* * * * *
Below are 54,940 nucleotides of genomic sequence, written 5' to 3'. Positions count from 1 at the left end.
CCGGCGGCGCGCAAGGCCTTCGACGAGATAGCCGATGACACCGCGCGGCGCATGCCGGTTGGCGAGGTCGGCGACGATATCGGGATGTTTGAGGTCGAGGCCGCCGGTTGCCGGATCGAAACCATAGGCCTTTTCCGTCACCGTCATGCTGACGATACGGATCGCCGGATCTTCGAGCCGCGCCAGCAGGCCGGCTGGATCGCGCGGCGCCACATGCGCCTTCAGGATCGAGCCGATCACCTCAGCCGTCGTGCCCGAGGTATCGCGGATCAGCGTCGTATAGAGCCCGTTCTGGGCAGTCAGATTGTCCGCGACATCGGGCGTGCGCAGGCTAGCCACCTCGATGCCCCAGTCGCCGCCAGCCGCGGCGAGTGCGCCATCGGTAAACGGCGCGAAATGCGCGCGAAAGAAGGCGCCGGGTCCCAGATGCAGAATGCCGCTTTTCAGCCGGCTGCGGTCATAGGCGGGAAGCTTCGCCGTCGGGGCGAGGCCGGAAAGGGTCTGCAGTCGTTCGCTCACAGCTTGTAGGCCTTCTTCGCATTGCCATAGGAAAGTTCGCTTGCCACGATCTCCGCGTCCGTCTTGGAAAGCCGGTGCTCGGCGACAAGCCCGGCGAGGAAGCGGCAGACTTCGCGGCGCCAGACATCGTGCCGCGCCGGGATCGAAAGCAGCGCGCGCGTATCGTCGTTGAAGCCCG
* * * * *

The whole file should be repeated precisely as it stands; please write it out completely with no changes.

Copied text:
Below are 54,940 nucleotides of genomic sequence, written 5' to 3'. Positions count from 1 at the left end.
CCGGCGGCGCGCAAGGCCTTCGACGAGATAGCCGATGACACCGCGCGGCGCATGCCGGTTGGCGAGGTCGGCGACGATATCGGGATGTTTGAGGTCGAGGCCGCCGGTTGCCGGATCGAAACCATAGGCCTTTTCCGTCACCGTCATGCTGACGATACGGATCGCCGGATCTTCGAGCCGCGCCAGCAGGCCGGCTGGATCGCGCGGCGCCACATGCGCCTTCAGGATCGAGCCGATCACCTCAGCCGTCGTGCCCGAGGTATCGCGGATCAGCGTCGTATAGAGCCCGTTCTGGGCAGTCAGATTGTCCGCGACATCGGGCGTGCGCAGGCTAGCCACCTCGATGCCCCAGTCGCCGCCAGCCGCGGCGAGTGCGCCATCGGTAAACGGCGCGAAATGCGCGCGAAAGAAGGCGCCGGGTCCCAGATGCAGAATGCCGCTTTTCAGCCGGCTGCGGTCATAGGCGGGAAGCTTCGCCGTCGGGGCGAGGCCGGAAAGGGTCTGCAGTCGTTCGCTCACAGCTTGTAGGCCTTCTTCGCATTGCCATAGGAAAGTTCGCTTGCCACGATCTCCGCGTCCGTCTTGGAAAGCCGGTGCTCGGCGACAAGCCCGGCGAGGAAGCGGCAGACTTCGCGGCGCCAGACATCGTGCCGCGCCGGGATCGAAAGCAGCGCGCGCGTATCGTCGTTGAAGCCCG